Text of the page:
You own and operate a business and you have family you can hire. Should you or shouldn’t you? This is a loaded question just about every small business owner faces at sometime.
First, from a financial perspective, this can work quite well. Hiring family keeps the money in the family, so to speak, and of course is a legitimate expense against revenue therefore lowering business tax liability, especially in the case of a small corporation. In addition, there is income splitting when a husband and wife both are working for the business.
This may reduce the overall personal tax burden to the family. As well, the spouse is now paying into CPP and creating RRSP contribution room that may aid in better retirement planning. And of course, if it is a child of the owner who is hired, this provides necessary income for their benefit, not to mention the skills building.
How much to pay? The Canada Revenue Agency (CRA) demands that the job performed is one that would have to be performed in the first place, regardless of who is hired, and that the pay must be at fair market value.
Besides the apparent job tasks needed to run your business, some other legitimate tasks that CRA will accept include office and company vehicle cleaning, phone answering and clerical duties, computer data entry and internet research, and business errands.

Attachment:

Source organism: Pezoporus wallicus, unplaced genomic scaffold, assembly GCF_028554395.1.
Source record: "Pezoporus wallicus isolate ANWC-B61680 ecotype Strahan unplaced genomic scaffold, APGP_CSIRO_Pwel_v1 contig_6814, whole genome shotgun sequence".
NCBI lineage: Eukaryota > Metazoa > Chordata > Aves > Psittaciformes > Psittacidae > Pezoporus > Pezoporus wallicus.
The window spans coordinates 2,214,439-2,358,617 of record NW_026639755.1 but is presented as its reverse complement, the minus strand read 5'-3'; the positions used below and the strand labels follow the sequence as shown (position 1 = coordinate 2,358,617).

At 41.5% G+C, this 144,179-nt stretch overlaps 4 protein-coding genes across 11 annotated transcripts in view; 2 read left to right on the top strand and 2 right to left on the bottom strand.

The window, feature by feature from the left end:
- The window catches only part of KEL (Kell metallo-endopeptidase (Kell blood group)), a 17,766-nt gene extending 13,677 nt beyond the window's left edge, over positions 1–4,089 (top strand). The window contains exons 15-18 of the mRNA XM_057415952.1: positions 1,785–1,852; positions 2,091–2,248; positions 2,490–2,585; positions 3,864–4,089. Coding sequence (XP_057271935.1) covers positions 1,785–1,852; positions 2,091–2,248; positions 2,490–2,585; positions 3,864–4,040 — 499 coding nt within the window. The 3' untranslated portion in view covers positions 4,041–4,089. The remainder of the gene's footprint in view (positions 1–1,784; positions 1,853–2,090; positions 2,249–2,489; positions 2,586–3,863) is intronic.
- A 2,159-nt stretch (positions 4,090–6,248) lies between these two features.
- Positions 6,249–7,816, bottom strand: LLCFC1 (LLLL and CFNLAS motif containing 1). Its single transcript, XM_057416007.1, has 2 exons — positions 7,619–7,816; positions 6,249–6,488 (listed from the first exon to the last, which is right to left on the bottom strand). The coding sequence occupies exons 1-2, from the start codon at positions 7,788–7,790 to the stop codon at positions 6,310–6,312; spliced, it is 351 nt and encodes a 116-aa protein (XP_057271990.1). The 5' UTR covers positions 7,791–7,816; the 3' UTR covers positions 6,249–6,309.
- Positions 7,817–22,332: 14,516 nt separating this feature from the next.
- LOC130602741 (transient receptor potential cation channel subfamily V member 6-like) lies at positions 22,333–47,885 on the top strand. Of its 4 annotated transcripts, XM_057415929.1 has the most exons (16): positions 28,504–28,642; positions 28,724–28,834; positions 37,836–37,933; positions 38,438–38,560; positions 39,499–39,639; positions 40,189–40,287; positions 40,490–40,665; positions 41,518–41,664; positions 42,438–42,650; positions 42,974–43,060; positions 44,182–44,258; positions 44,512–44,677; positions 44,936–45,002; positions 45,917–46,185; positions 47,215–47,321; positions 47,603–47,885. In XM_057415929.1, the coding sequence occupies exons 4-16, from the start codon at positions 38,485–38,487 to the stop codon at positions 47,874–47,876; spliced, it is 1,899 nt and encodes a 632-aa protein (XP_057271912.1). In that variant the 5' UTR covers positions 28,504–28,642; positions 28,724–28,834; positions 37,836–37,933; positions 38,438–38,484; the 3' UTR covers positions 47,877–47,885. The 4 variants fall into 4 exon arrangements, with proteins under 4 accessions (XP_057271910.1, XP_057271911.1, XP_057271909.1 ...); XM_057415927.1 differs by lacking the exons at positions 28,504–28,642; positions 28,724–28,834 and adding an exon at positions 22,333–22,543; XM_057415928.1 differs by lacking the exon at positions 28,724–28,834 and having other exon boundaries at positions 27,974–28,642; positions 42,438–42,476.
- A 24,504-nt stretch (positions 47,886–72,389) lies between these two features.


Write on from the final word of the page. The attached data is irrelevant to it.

As with all things CRA, ensure a clear paper trail.
Have a signed offer of employment with job description including remuneration especially if commissions or bonuses are paid, record hours worked, and use business cheques for payment – do not use cash. Remit the appropriate source deductions.
And wages must be paid on a timely basis. CRA frowns upon an annual pay period.
Speaking of wages, at least minimum wage must be paid – sometimes an embarrassing mistake that CRA catches and, by the way, will fine accordingly.
From a family dynamics perspective, the issue of how much to pay creates an interesting conundrum.
Pay too much and you might actually imprison the family member because it will cost them too much to change employers. As well, one day you may decide not to overpay. Either way you will suffer the family consequences.
At the same time, if you under pay a family member, resentment due to exploitation may develop and again you will suffer the family consequences.
To state the obvious, regardless of CRA rules, pay a family member a fair market wage rate. And if desirable, offer personal performance and business profitability incentives.
This will provide a level playing field for all employees, family or otherwise, and reward only those who deserve it based on effort and outcomes.
Ron Clarke has his MBA and is a business owner in Trail, providing accounting and tax services. Email him at ron.clarke@JBSbiz.ca